During the last several weeks we have spent a lot of time doing everything we can to ensure that our offices create the smallest environmental impact possible.
While nothing is as exciting as an evening of chasing the northern lights in person, we believe that we may have found the next best thing – watching the lights in virtual reality!
The journey itself had included a little extra excitement as we’d found one area that of trail where deep snow had blown across the track, resulting in the guides and the guests having to dismount the sled briefly and walk a few meters along the trail, allowing the snowmobile to get through the snow while pulling less weight.
You may be wondering why one of the worlds most respected astrophysisists would come to Abisko? The answer is simple.
Polar stratospheric clouds, which are also referred to as PSCs, nacreous clouds or mother of pearl clouds are a rare phenomenon, but they do occur with relative consistency a few times per year high in the stratosphere above the Arctic Circle.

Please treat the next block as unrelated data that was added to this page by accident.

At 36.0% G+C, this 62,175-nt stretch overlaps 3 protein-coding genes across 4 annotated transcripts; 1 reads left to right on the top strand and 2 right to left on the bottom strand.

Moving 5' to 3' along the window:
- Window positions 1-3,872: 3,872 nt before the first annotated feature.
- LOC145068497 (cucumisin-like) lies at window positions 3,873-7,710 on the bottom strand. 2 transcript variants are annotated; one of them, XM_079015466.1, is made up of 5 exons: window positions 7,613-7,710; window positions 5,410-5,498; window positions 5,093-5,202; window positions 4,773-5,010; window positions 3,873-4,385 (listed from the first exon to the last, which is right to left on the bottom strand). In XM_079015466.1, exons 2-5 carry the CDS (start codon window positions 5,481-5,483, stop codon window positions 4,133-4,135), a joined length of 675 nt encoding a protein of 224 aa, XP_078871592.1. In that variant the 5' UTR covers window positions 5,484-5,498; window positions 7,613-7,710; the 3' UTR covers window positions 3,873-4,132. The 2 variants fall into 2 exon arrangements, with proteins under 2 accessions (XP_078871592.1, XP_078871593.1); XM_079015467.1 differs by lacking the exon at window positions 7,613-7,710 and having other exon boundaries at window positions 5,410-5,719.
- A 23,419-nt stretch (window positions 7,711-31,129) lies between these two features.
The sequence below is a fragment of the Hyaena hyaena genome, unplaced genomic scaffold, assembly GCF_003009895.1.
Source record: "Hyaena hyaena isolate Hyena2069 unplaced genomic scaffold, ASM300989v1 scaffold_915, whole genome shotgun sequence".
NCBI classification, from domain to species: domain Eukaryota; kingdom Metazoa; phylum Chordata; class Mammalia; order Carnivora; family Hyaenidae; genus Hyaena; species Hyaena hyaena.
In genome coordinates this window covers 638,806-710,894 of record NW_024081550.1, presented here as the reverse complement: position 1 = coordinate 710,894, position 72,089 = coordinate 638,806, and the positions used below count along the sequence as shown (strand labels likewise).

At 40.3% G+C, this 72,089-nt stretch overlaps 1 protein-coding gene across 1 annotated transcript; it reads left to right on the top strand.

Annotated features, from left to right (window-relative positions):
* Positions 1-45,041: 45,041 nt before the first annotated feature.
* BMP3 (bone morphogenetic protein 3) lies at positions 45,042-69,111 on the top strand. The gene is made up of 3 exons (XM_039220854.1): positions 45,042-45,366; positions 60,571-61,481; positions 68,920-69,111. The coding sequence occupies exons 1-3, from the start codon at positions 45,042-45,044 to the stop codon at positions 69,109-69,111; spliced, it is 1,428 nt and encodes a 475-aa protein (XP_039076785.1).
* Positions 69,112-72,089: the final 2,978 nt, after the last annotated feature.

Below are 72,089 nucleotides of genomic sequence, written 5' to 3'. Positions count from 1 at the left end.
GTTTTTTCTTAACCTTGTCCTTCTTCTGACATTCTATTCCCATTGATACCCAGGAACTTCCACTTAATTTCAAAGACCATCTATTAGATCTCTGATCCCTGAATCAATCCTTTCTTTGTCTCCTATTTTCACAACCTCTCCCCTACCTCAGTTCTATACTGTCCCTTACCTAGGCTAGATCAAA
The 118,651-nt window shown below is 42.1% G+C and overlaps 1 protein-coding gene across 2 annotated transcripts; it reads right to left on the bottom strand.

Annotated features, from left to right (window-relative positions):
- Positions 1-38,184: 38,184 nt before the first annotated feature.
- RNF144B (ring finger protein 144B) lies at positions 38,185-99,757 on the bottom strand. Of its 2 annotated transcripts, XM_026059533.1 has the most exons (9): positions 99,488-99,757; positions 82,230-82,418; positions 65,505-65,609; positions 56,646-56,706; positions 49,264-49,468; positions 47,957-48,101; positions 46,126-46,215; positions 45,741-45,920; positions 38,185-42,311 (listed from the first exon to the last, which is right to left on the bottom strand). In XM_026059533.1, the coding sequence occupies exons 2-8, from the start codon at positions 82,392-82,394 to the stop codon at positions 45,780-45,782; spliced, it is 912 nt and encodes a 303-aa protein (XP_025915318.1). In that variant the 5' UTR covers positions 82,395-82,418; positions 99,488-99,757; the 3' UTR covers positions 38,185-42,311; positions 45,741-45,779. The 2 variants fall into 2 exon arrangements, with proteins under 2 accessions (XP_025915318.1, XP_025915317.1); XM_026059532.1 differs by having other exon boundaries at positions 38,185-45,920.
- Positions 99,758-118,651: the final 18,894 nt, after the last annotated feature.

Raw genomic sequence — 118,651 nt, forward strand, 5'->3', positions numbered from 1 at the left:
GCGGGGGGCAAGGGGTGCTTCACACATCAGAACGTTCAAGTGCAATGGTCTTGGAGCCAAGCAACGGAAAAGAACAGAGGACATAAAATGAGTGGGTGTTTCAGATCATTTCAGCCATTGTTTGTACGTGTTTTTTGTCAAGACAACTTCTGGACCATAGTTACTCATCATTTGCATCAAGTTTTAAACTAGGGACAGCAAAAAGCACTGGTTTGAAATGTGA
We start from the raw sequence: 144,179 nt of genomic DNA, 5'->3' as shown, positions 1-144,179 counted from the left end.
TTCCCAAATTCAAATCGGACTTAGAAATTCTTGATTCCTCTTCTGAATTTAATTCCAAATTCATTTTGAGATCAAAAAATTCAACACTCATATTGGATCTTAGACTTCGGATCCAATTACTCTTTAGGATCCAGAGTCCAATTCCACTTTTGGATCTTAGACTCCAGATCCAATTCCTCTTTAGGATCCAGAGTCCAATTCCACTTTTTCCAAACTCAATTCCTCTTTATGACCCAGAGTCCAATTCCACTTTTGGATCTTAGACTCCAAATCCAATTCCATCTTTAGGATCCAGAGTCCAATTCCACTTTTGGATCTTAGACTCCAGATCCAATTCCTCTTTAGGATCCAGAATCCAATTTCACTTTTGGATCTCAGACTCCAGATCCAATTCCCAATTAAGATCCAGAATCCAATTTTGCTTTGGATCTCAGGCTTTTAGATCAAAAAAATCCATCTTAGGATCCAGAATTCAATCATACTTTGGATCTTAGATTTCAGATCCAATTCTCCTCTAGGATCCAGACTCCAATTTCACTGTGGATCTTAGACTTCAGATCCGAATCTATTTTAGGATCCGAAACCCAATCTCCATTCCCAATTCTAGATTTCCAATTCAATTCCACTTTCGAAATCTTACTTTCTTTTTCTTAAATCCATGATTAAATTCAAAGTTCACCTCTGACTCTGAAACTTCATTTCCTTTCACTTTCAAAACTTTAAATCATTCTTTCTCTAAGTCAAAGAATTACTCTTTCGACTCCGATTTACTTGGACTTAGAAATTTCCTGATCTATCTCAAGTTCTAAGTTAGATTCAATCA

It’s now mid-winter in Abisko and in a few weeks we’ll get to the “shortest day”. In reality, it’s already been a few weeks since the sun rose over the mountains, but for a short time each day.
Whilst we are waiting to photograph the aurora at one our beautiful locations in Abisko National Park our guides often find themselves answering the two questions below more often than others
I’m going to be honest with you, even I get cold from time to time. It is part of the process of watching the aurora here in Abisko (and any other popular aurora destination).
Did you know that the Swedish currency is at a multi-year low? This means your money goes much further in Sweden than it used to and makes our adventures more affordable than ever!
Pretty quickly I worked out that autumn was a special time to visit Abisko to see the northern lights. In my first season working there, I didn’t arrive until mid-November and I’d been watching Oliver post his amazing aurora pictures as the season began and I was amazed at how strong the auroras were that he was seeing.